The ‘government’ in the north has secured £68 million sterling (€79 million) to pay compensation to Greek Cypriots who applied to the Immovable Property Commission (IPC) and whose claims were processed by the end of 2020, it emerged on Friday.

According to Turkish Cypriot media, the funding was secured through a property tax and a low-interest loan. Halkin Sesi reported the securing of the money was considered “an economic and political success”.

It said that while there were numerous more applications filed after 2020, the €68 million would fully clear around 200 claims where a decision had been reached to compensate by the end of 2020. The payments are to be made without further delay within two or three months.

The IPC is recognised by the European Court of Human Rights as a domestic remedy for property disputes in Cyprus that arise as a result of the 1974 Turkish invasion.

Halkin Sesi said that as of April 22, 2024, a total of 7,549 applications have been made to the IPC of which 1,759 have been concluded and the owners compensated. Around 6,000 are still pending.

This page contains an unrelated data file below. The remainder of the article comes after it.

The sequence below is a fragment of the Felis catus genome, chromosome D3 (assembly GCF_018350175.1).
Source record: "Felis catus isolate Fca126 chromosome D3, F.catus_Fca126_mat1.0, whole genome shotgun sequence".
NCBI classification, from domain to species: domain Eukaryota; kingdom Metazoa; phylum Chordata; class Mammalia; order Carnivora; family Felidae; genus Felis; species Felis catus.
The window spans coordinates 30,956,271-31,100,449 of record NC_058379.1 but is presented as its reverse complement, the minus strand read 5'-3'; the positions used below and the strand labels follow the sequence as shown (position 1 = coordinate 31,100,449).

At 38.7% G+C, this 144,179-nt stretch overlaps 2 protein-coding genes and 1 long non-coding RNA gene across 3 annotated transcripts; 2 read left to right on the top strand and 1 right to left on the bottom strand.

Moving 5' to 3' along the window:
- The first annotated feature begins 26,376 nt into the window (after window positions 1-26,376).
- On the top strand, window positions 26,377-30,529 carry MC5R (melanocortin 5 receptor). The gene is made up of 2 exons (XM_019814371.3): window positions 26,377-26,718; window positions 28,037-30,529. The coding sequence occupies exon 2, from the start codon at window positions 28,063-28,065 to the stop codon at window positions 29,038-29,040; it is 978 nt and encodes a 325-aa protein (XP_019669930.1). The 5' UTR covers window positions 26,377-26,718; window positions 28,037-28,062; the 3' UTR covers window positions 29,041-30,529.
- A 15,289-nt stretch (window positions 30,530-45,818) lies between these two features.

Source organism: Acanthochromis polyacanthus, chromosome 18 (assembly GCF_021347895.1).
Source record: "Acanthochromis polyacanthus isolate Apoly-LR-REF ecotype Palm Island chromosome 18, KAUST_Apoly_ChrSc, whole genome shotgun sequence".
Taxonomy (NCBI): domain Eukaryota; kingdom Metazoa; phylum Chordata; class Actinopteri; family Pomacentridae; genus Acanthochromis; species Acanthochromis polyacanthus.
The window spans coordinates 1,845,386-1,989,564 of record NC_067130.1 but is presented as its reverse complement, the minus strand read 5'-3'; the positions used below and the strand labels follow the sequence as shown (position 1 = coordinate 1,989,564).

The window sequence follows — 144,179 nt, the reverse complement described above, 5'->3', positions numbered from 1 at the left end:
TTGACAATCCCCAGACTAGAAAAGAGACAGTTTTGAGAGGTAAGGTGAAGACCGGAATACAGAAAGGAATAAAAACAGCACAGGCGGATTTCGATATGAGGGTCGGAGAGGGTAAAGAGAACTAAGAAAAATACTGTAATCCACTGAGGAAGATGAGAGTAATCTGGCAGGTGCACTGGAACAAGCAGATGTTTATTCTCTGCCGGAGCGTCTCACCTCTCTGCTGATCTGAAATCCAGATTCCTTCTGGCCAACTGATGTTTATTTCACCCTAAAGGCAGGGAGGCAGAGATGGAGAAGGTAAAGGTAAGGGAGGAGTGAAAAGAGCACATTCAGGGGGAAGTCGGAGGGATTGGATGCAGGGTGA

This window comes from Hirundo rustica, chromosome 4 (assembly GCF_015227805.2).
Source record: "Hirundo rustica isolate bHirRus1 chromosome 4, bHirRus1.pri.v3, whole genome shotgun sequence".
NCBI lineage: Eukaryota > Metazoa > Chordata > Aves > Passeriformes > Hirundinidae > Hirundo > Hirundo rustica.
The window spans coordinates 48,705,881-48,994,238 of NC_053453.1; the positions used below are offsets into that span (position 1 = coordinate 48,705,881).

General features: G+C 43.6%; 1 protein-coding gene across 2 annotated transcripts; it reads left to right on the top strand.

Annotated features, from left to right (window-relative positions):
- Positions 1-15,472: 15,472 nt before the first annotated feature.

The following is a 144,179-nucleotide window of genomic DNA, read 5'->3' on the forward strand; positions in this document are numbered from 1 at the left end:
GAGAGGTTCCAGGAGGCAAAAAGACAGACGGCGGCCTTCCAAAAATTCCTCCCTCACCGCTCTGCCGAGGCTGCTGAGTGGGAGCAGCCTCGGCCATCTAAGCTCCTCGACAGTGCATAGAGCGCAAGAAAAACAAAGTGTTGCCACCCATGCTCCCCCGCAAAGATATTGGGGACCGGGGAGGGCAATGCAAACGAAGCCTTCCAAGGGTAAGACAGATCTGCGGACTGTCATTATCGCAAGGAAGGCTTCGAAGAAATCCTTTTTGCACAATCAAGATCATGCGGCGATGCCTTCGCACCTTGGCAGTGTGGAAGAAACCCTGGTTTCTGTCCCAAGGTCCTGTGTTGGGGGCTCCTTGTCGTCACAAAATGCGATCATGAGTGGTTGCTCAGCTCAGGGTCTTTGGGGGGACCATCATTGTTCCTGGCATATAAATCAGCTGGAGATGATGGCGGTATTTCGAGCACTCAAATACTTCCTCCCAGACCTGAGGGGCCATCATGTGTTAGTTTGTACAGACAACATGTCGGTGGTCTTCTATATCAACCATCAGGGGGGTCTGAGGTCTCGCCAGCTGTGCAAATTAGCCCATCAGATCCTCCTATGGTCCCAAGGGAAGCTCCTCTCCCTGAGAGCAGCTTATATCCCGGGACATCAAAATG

The main source of funding for the IPC has been the sale of real estate to foreigners, which brought in around £10 million in a short space of time, and which is increasing. In addition, the north’s ‘central bank’ and the ‘government’, managed to secure the rest of the funding.

The report also said that the number of applications increased after 2020. According to the IPC website, 893 claims have been filed since then and up until this month. This is likely due to the fact that in 2020, the Turkish Cypriot leadership declared it was opening up the fenced-off area of Famagusta known as Varosha, which has existed as a ghost town controlled by the Turkish military since 1974.

The Cyprus government discourages Greek Cypriot refugees from filing to the IPC because it was always understood that Varosha in particular would be returned to its rightful owners under a Cyprus settlement. Greek Cypriots relinquishing their property for compensation would create a new fait accompli on the ground.

Halkin Sesi said the announcement about the payment of the compensation was made suddenly and was radical because the applications had been piling up as the IPC occasionally ran out of money.

“This radical step concerns the purchase of thousands of acres of new land. ‘Prime Minister’ Ustell has announced that approximately £68 million will be paid within 2-3 months for almost 200 applications processed until the end of 2020 with a compensation decision and do not involve litigation,” the paper said. It added that Turkey supported the decision.